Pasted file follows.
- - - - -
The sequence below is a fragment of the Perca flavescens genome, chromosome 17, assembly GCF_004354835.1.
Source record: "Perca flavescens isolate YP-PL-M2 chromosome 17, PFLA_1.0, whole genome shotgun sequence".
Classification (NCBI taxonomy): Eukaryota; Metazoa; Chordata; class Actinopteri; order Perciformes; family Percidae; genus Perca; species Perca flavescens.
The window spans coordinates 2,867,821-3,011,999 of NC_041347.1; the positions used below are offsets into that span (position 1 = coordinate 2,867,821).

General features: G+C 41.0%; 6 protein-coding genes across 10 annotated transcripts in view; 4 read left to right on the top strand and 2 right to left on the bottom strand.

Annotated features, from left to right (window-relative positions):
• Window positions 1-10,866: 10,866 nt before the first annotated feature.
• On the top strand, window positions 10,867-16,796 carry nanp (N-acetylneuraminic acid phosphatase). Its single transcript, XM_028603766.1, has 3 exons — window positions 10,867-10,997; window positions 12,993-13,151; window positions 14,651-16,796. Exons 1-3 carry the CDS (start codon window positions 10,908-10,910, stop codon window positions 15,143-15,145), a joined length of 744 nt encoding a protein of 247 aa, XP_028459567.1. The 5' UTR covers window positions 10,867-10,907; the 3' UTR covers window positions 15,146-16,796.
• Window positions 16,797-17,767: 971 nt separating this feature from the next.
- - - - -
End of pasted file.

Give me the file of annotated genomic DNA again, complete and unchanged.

The sequence below is a fragment of the Perca flavescens genome, chromosome 17, assembly GCF_004354835.1.
Source record: "Perca flavescens isolate YP-PL-M2 chromosome 17, PFLA_1.0, whole genome shotgun sequence".
Classification (NCBI taxonomy): Eukaryota; Metazoa; Chordata; class Actinopteri; order Perciformes; family Percidae; genus Perca; species Perca flavescens.
The window spans coordinates 2,867,821-3,011,999 of NC_041347.1; the positions used below are offsets into that span (position 1 = coordinate 2,867,821).

General features: G+C 41.0%; 6 protein-coding genes across 10 annotated transcripts in view; 4 read left to right on the top strand and 2 right to left on the bottom strand.

Annotated features, from left to right (window-relative positions):
• Window positions 1-10,866: 10,866 nt before the first annotated feature.
• On the top strand, window positions 10,867-16,796 carry nanp (N-acetylneuraminic acid phosphatase). Its single transcript, XM_028603766.1, has 3 exons — window positions 10,867-10,997; window positions 12,993-13,151; window positions 14,651-16,796. Exons 1-3 carry the CDS (start codon window positions 10,908-10,910, stop codon window positions 15,143-15,145), a joined length of 744 nt encoding a protein of 247 aa, XP_028459567.1. The 5' UTR covers window positions 10,867-10,907; the 3' UTR covers window positions 15,146-16,796.
• Window positions 16,797-17,767: 971 nt separating this feature from the next.